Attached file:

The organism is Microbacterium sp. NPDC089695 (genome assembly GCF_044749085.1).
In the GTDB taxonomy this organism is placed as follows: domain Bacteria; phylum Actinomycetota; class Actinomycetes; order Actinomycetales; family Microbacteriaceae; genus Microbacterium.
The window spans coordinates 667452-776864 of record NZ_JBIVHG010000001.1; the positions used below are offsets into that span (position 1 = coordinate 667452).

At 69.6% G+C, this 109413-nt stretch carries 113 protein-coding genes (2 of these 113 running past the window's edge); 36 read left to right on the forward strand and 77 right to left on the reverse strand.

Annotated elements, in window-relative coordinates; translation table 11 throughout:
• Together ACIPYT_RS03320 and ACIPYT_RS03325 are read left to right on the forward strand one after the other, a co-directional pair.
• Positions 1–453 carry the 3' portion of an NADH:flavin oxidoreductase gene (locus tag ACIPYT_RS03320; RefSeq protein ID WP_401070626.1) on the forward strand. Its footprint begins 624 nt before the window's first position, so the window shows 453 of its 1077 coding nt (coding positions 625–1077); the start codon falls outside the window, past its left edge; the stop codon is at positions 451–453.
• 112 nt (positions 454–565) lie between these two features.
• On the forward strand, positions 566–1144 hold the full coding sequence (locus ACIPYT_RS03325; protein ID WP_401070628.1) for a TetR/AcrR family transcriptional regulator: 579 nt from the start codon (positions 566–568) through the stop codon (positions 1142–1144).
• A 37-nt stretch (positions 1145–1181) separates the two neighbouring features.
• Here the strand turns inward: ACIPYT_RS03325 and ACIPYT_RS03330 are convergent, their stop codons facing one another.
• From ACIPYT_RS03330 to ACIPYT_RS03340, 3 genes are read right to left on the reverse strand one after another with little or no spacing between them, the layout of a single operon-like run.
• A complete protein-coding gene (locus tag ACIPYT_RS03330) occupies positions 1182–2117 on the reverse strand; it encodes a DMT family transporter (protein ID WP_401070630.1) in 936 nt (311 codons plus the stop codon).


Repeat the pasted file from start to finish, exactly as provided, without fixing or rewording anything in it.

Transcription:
The organism is Microbacterium sp. NPDC089695 (genome assembly GCF_044749085.1).
In the GTDB taxonomy this organism is placed as follows: domain Bacteria; phylum Actinomycetota; class Actinomycetes; order Actinomycetales; family Microbacteriaceae; genus Microbacterium.
The window spans coordinates 667452-776864 of record NZ_JBIVHG010000001.1; the positions used below are offsets into that span (position 1 = coordinate 667452).

At 69.6% G+C, this 109413-nt stretch carries 113 protein-coding genes (2 of these 113 running past the window's edge); 36 read left to right on the forward strand and 77 right to left on the reverse strand.

Annotated elements, in window-relative coordinates; translation table 11 throughout:
• Together ACIPYT_RS03320 and ACIPYT_RS03325 are read left to right on the forward strand one after the other, a co-directional pair.
• Positions 1–453 carry the 3' portion of an NADH:flavin oxidoreductase gene (locus tag ACIPYT_RS03320; RefSeq protein ID WP_401070626.1) on the forward strand. Its footprint begins 624 nt before the window's first position, so the window shows 453 of its 1077 coding nt (coding positions 625–1077); the start codon falls outside the window, past its left edge; the stop codon is at positions 451–453.
• 112 nt (positions 454–565) lie between these two features.
• On the forward strand, positions 566–1144 hold the full coding sequence (locus ACIPYT_RS03325; protein ID WP_401070628.1) for a TetR/AcrR family transcriptional regulator: 579 nt from the start codon (positions 566–568) through the stop codon (positions 1142–1144).
• A 37-nt stretch (positions 1145–1181) separates the two neighbouring features.
• Here the strand turns inward: ACIPYT_RS03325 and ACIPYT_RS03330 are convergent, their stop codons facing one another.
• From ACIPYT_RS03330 to ACIPYT_RS03340, 3 genes are read right to left on the reverse strand one after another with little or no spacing between them, the layout of a single operon-like run.
• A complete protein-coding gene (locus tag ACIPYT_RS03330) occupies positions 1182–2117 on the reverse strand; it encodes a DMT family transporter (protein ID WP_401070630.1) in 936 nt (311 codons plus the stop codon).